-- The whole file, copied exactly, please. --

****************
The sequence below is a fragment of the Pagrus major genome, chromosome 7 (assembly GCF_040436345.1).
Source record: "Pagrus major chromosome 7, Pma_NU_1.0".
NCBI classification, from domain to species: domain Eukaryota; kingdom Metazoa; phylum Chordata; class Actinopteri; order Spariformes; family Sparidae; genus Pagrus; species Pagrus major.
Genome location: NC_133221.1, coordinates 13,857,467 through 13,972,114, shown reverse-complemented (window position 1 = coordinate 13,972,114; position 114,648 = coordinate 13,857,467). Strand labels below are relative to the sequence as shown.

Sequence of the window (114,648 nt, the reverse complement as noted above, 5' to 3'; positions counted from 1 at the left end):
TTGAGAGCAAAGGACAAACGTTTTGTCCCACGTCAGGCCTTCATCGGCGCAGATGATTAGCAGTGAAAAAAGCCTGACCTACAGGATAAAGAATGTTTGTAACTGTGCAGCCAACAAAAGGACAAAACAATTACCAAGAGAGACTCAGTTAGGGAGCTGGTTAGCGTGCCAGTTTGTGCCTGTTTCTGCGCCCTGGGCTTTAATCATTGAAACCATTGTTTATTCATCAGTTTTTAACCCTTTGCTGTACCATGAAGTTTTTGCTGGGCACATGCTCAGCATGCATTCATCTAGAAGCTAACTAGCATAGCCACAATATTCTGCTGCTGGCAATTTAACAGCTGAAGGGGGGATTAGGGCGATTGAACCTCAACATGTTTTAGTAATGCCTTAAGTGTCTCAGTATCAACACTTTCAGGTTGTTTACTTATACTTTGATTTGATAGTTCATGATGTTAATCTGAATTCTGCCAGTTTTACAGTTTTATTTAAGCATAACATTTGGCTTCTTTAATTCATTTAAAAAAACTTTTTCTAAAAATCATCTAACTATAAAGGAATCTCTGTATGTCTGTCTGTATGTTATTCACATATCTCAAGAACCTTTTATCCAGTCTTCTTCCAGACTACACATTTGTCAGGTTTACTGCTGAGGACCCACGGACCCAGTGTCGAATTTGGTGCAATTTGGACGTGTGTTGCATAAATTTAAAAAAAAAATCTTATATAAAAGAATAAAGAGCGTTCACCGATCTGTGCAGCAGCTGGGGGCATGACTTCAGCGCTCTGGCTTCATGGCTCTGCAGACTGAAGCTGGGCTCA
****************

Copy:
The sequence below is a fragment of the Pagrus major genome, chromosome 7 (assembly GCF_040436345.1).
Source record: "Pagrus major chromosome 7, Pma_NU_1.0".
NCBI classification, from domain to species: domain Eukaryota; kingdom Metazoa; phylum Chordata; class Actinopteri; order Spariformes; family Sparidae; genus Pagrus; species Pagrus major.
Genome location: NC_133221.1, coordinates 13,857,467 through 13,972,114, shown reverse-complemented (window position 1 = coordinate 13,972,114; position 114,648 = coordinate 13,857,467). Strand labels below are relative to the sequence as shown.

Sequence of the window (114,648 nt, the reverse complement as noted above, 5' to 3'; positions counted from 1 at the left end):
TTGAGAGCAAAGGACAAACGTTTTGTCCCACGTCAGGCCTTCATCGGCGCAGATGATTAGCAGTGAAAAAAGCCTGACCTACAGGATAAAGAATGTTTGTAACTGTGCAGCCAACAAAAGGACAAAACAATTACCAAGAGAGACTCAGTTAGGGAGCTGGTTAGCGTGCCAGTTTGTGCCTGTTTCTGCGCCCTGGGCTTTAATCATTGAAACCATTGTTTATTCATCAGTTTTTAACCCTTTGCTGTACCATGAAGTTTTTGCTGGGCACATGCTCAGCATGCATTCATCTAGAAGCTAACTAGCATAGCCACAATATTCTGCTGCTGGCAATTTAACAGCTGAAGGGGGGATTAGGGCGATTGAACCTCAACATGTTTTAGTAATGCCTTAAGTGTCTCAGTATCAACACTTTCAGGTTGTTTACTTATACTTTGATTTGATAGTTCATGATGTTAATCTGAATTCTGCCAGTTTTACAGTTTTATTTAAGCATAACATTTGGCTTCTTTAATTCATTTAAAAAAACTTTTTCTAAAAATCATCTAACTATAAAGGAATCTCTGTATGTCTGTCTGTATGTTATTCACATATCTCAAGAACCTTTTATCCAGTCTTCTTCCAGACTACACATTTGTCAGGTTTACTGCTGAGGACCCACGGACCCAGTGTCGAATTTGGTGCAATTTGGACGTGTGTTGCATAAATTTAAAAAAAAAATCTTATATAAAAGAATAAAGAGCGTTCACCGATCTGTGCAGCAGCTGGGGGCATGACTTCAGCGCTCTGGCTTCATGGCTCTGCAGACTGAAGCTGGGCTCA